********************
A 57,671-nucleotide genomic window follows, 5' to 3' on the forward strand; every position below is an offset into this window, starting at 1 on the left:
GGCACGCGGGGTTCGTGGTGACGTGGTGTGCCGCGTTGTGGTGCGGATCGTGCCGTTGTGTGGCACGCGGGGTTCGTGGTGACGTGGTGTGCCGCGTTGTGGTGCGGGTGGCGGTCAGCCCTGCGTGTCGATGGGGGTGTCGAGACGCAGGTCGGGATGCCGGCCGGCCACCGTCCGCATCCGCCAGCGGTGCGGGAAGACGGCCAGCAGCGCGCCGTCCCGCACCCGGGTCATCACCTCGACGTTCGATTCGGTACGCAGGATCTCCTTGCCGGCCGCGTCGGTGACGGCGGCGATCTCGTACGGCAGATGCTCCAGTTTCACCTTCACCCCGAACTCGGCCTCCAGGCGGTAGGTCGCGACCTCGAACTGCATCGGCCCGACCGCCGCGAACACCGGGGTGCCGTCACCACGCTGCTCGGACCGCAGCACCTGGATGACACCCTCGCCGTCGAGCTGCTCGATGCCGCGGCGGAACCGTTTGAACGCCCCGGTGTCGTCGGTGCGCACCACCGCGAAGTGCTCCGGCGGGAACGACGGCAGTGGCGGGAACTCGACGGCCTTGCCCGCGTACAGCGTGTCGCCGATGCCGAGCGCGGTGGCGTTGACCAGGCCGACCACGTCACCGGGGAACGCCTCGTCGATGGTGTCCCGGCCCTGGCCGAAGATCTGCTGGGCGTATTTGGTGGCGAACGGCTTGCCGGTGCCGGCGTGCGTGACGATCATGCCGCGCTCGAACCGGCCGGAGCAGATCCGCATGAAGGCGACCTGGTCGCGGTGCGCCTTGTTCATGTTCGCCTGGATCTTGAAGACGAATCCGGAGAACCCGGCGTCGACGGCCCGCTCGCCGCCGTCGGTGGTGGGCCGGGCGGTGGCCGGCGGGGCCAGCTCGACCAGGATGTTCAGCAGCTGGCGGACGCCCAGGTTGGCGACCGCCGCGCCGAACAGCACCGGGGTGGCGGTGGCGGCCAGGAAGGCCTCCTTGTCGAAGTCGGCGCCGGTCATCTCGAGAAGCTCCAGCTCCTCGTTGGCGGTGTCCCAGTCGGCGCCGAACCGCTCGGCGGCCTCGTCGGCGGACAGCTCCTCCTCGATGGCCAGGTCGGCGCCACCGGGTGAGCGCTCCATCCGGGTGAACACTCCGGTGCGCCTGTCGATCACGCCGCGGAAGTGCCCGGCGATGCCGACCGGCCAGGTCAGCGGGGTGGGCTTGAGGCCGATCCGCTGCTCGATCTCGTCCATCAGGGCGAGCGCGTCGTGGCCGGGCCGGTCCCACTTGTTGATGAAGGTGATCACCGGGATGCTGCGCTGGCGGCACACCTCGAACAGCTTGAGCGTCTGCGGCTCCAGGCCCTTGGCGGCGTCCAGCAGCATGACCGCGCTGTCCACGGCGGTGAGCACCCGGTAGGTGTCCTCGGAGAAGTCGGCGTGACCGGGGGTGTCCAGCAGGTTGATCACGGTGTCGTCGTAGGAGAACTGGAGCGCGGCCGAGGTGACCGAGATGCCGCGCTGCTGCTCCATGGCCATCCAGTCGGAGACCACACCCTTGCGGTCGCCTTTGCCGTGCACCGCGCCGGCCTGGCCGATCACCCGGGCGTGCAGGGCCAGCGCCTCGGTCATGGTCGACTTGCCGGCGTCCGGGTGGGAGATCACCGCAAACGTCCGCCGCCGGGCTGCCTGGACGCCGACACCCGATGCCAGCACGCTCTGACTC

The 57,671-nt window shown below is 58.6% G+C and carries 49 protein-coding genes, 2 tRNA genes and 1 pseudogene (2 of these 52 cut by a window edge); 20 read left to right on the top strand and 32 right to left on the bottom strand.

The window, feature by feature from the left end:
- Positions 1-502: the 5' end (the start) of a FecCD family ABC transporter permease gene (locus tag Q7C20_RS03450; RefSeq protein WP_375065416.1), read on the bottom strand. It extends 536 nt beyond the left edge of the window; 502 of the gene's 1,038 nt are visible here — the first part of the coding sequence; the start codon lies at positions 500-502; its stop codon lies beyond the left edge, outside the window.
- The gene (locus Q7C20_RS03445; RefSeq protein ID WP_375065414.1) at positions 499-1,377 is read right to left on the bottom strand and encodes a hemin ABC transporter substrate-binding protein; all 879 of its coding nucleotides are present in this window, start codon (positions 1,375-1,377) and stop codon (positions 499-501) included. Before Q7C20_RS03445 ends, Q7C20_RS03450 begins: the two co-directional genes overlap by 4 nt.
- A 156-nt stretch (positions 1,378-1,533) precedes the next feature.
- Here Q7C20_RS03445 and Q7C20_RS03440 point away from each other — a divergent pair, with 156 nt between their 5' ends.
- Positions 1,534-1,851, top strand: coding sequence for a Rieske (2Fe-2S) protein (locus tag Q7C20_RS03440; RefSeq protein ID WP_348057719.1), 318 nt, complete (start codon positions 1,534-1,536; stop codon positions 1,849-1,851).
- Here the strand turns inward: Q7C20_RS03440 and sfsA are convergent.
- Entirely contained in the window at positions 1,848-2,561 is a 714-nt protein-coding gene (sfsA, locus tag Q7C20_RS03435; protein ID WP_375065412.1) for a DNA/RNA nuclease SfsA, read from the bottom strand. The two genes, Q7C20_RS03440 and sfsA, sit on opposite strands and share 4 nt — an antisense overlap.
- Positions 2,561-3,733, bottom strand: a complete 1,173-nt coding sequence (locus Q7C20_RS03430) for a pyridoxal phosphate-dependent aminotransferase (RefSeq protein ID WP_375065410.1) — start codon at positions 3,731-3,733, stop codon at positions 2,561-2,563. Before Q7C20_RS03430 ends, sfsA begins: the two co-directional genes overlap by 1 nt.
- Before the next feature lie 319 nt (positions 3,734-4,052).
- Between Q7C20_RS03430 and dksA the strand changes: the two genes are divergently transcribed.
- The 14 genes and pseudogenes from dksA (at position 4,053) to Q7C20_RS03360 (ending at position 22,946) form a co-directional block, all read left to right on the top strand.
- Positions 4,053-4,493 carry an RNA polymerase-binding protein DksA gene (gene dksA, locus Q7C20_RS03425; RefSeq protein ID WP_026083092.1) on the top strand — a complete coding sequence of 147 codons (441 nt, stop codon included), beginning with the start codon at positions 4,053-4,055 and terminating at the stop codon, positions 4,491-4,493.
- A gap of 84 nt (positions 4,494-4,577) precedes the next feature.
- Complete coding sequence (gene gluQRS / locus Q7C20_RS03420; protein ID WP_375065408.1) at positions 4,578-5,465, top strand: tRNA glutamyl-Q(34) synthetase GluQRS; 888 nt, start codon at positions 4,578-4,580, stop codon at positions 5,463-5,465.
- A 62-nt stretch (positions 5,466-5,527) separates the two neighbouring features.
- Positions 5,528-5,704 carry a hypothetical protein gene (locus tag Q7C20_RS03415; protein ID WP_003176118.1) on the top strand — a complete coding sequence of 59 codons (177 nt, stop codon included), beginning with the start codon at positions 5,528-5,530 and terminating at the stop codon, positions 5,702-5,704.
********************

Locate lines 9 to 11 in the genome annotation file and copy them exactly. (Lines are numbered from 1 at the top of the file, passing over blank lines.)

- Positions 1,534-1,851, top strand: coding sequence for a Rieske (2Fe-2S) protein (locus tag Q7C20_RS03440; RefSeq protein ID WP_348057719.1), 318 nt, complete (start codon positions 1,534-1,536; stop codon positions 1,849-1,851).
- Here the strand turns inward: Q7C20_RS03440 and sfsA are convergent.
- Entirely contained in the window at positions 1,848-2,561 is a 714-nt protein-coding gene (sfsA, locus tag Q7C20_RS03435; protein ID WP_375065412.1) for a DNA/RNA nuclease SfsA, read from the bottom strand. The two genes, Q7C20_RS03440 and sfsA, sit on opposite strands and share 4 nt — an antisense overlap.